Pls.' Supp. Mem at 8-9. At the very least, class members are entitled to general damages.
Defendants maintain that the Second Circuit's decision in Shain v. Ellison, 273 F.3d 56, approving the award of nominal damages, is an implicit rejection of the argument that the victim of an unlawful strip search is entitled to general damages for injury to human dignity. The Court disagrees. There is no indication in Shain that the parties raised, or that the Second Circuit considered, whether the plaintiff was entitled to general damages for the unlawful strip search. Rather, the question was whether that plaintiff was entitled to special damages and as to that question the Court found that the evidence was insufficient and therefore a nominal damage award was appropriate. Id. at 67. Shain does not bar general damages for unlawful strip searches.
Nor is the Court persuaded by Defendants' argument that even if general damages are awardable in a strip search case there is no reason to believe that the rule would be extended to class actions. The Second Circuit has recognized, for example, that class-wide rather than individual assessments of monetary relief may sometimes be appropriate in class discrimination cases. See Robinson v. Metro-North, 267 F.3d 147, 161 n. 6 (2d Cir. 2001). See also Berger v. Iron Workers Reinforced Rodmen, Local 201, 170 F.3d 1111, 1138 (D.C. Cir. 1999) (holding that it was appropriate to presume that as a result of race discrimination those class members who were experienced rodmen suffered emotional distress by having to subject themselves to an unnecessary training program for up to two years before being permitted to take union entrance exam and therefore damages award was supported and appropriate). Moreover, "[p]roof of aggregate monetary relief for [a] class is feasible and reasonable under various circumstance." 3 Newburg on Class Actions § 10:2. As the authors of one noted treatise have stated: "In situations when aggregate proof of damages is sought to be proved on behalf of a class, no special or unique rules of evidence are involved; nor are any special substantive principles invoked; nor is defendant's monetary liability increased at all from what it would be if all class members individually proved their monetary claims. Courts have approved various methods of discovery and determining damages in class actions on the basis of classwide, rather than individualized proof of damages and the use of statistics and representative samples are one such method." Id. Finally, the Second Circuit has noted that those cases in which plaintiffs are "aggrieved by a single policy of the defendants" and there is a "strong commonality of the violation and the harm" are "precisely the type of situation[s] for which the class action device is suited." In re Visa Check, 280 F.3d at 146. Here, class members were aggrieved by a single, admittedly unlawful policy and there is a strong commonality between the strip search violation and the harm. There is no reason that a jury in this case, hearing the procedures used by Defendants for strip searches together with the testimony of a number of class members as to the circumstance of actual searches, could not determine an amount of general damages awardable to each member of the class. Concededly, care would have to be taken to ensure that the amount awarded for general damages excludes all elements of special damages that individual class member might then pursue. But the task, albeit difficult, is doable.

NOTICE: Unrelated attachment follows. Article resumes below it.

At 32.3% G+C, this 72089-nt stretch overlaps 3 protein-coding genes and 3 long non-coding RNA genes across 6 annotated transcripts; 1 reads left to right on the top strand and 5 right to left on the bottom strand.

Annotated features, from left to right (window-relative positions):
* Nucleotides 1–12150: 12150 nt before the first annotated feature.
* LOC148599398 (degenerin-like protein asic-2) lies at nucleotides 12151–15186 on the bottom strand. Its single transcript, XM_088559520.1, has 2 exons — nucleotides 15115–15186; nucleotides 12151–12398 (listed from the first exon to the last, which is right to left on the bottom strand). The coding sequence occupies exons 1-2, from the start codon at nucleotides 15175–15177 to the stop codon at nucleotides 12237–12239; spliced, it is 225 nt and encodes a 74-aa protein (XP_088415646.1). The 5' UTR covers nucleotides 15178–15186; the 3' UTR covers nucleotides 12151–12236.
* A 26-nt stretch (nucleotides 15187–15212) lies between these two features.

In sum, the Court determines that the issue of general damages is predominate.
D. The Requirement of Superiority Has Been Met
Rule 23(b)(3) requires a court to consider whether a class action is superior to other methods of adjudication. To that end the court should examine "the interest of members of the class in individually controlling the prosecution or defense of separate actions;" "the extent and nature of any litigation concerning the controversy already commenced by or against members of the class;" "the desirability or undesirability of concentrating the litigation of the claims in the particular forum;" and "the difficulties likely to be encountered in the management of the class." Fed. R. Civ. P. 23(b)(3). All these factors favor certification in this case.
Given that liability is established and the issue of general damages predominates, concentrating the litigation in one forum will simplify and streamline the litigation process. As a practicable matter, neither joinder nor intervention is a realistic alternative. It would appear that members of the class have little interest in individually controlling separate actions as the Court has not been advised by the parties that any individual suits have been filed despite the amount of time that has passed since this action was commenced. The Court finds that Plaintiff have satisfied the superiority requirement.
For the reasons set forth herein, Plaintiffs' motion to extend class certification to include damages is hereby granted. It should be noted that Plaintiffs are not asking this Court to select a particular damages model or to certify any subclasses for special damages as to do so would be "premature." Thus, the Court has neither selected nor foreclosed any particular damages model; nor has it gone beyond determining that the predominancy of general damages warrants extending class certification from solely liability to liability and damages.
Plaintiffs shall submit a proposed order on notice within ten (10) days of the date hereof. The parties shall appear for a conference on May 9, 2008 at 2:00 p.m.
Denis R. Hurley Senior District Judge